BEAUTY, ENERGY, THE MYSTERY of animals’ lives in the natural world. Interpreting such intriguing concepts—either on canvas in delightfully colorful oil paintings or in dynamic black-and-white relief prints—is the motivation behind Fort Worth artist Avery Kelly’s prolific body of work.
Intuiting meaningful moments or outcomes is an inspiration. The artist says: “It’s very much knowing what I want the scene to feel like, then painting or drawing to express that feeling, rather than having a specific vision of what it should look like and then painting or carving that. It’s very exciting when it happens because it’s unknown until then.”
With an impressive and complementary combination of visual art degrees (a Master of Arts and Master of Fine Arts in studio art from the University of Texas at Tyler, a Bachelor of Fine Arts in painting from Texas Christian University, and a Bachelor of Arts in environmental studies from the University of Redlands, California), Kelly clearly possesses the appropriate tools to enable her pursuit. But it’s her curious nature and keen eye that drive her ability to successfully single out potential subjects, or creatures if you like.
Deer, cows, foxes, geese, raccoons, quail, owls and other wild things, mostly species native to the American West, are all fair game, so to speak, and she is often commissioned to paint portraits of people’s pets as well. “When I’m doing a painting of an animal, I typically take or gather a variety of photos with the animal in different poses,” she shares. “I like to capture expressions, an instant in the animal’s life or something playful. There’s a little bit of a humorous bent in what I show, so [the work] is not too stiff or taking itself too seriously.”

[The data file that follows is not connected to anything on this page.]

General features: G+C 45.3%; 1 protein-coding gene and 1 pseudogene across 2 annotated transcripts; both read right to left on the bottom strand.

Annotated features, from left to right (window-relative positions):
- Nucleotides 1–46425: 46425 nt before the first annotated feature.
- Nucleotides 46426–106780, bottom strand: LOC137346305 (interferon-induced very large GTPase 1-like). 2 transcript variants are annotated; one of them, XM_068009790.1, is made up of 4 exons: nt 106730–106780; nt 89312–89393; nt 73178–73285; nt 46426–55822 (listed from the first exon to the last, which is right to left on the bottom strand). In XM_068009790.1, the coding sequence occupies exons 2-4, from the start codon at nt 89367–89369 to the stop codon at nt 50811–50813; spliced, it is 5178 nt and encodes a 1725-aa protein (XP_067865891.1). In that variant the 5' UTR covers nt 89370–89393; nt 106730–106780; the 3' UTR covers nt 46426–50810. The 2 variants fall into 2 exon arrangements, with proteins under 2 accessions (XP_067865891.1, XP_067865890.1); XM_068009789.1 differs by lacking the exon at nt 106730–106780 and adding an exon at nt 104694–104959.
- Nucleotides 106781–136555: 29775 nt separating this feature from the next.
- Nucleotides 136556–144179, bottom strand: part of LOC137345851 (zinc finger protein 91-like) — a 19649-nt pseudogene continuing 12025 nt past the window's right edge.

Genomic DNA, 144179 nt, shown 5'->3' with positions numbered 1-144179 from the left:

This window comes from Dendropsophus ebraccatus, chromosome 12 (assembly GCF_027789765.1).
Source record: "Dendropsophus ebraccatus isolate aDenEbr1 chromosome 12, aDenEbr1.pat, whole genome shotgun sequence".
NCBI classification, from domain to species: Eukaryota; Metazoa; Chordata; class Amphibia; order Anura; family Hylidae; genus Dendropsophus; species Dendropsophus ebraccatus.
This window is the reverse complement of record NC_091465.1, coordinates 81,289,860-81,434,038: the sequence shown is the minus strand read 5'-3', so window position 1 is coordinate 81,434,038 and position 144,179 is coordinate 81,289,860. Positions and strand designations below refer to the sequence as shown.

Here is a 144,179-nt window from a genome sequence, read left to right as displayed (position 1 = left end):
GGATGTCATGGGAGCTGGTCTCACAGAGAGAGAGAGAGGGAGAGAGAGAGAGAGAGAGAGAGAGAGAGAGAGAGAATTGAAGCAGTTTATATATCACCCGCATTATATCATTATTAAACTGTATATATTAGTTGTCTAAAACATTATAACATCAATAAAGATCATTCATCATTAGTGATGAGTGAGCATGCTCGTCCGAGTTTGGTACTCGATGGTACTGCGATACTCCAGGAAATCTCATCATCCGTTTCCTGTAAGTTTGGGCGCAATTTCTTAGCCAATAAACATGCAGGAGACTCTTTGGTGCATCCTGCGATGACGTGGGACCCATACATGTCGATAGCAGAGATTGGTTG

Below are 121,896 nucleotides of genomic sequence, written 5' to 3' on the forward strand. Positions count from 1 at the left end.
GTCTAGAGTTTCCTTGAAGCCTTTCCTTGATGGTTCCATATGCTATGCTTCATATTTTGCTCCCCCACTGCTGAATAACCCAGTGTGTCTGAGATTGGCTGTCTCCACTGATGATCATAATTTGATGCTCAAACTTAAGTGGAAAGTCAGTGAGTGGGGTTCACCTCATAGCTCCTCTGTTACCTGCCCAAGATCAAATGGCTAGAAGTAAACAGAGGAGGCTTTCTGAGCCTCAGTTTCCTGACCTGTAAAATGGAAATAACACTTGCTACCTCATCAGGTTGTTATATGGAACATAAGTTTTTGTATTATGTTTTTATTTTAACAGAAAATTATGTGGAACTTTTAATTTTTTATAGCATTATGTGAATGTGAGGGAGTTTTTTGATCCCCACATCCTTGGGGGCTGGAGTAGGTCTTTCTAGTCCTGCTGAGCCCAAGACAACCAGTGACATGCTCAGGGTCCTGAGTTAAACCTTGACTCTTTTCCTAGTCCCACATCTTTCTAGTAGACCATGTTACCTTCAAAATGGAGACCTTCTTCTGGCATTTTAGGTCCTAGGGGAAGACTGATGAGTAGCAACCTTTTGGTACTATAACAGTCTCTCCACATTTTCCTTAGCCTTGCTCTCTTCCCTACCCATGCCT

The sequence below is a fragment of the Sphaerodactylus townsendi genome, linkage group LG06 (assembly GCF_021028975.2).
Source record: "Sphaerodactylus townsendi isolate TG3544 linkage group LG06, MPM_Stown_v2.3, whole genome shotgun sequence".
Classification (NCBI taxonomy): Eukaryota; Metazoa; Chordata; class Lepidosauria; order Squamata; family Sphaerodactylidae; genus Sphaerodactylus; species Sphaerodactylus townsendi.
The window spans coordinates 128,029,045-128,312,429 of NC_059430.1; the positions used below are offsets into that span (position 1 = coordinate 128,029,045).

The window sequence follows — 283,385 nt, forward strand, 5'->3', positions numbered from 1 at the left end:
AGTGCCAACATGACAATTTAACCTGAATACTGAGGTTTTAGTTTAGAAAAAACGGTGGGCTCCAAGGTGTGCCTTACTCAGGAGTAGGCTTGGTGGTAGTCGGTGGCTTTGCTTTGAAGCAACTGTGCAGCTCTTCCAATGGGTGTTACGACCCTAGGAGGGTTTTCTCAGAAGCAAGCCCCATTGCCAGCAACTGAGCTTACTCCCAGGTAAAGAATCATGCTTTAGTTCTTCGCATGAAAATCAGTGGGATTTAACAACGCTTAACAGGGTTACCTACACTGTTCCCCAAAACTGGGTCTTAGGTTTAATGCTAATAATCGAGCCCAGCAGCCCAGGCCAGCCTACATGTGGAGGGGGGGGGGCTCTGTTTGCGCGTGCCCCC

When the opportunity or inspiration presents itself, Kelly will also paint landscapes—dramatic, colorful abstracts of water and sky on the Texas Gulf Coast, for instance. “It’s working with paint in a very different way,” she notes, as is eschewing the more typical paintbrush for the palette knife she uses for its uniquely natural effect.
Also quite different is the process of printmaking, which she is passionate about and which is largely inspired by her affinity for the strong contrast and clarity of black-and-white Pueblo pottery. “Working in black and white is such a dramatic switch and something I really enjoy,” she says. “Paintings are on a larger scale and with lots of colors. Printmaking is a completely different process and on a smaller scale. I’ll make a specific drawing, figure out how to translate that into black and white, and then put it on a plate and carve it. It gives me a totally new way to look at the subject matter.” Often, Kelly will work on prints at home in the evenings or on location while traveling. “It gives me another way to keep things moving forward,” she says.
Kelly works out of a small private studio, in which she paints every day, but she uses a nearby space to set out work for potential buyers to view. She also has occasional exhibitions and will sometimes bring work to an interested party for purchase. An elaborate garden-meadow mural she painted on the garden walls of Fort Worth’s Trinity Episcopal Church is open to the community to view. A professional website provides a colorful overview of work and offerings, including paintings, prints and collectible items, like notecards, which the artist considers an affordable way to share her art.
And if that were not enough to keep busy, Kelly also finds time to teach drawing, painting, design, and art appreciation classes at two local colleges. “It’s something I enjoy,” she says. “It gives me a chance to share my experiences with the students and encourage them to express their creativity.”
Linda Hayes is an Aspen, Colorado-based freelance writer specializing in architecture, design and the luxury lifestyle. Her articles have appeared in LUXE, Hawaiian Style, Elle Decor and Mountain Living.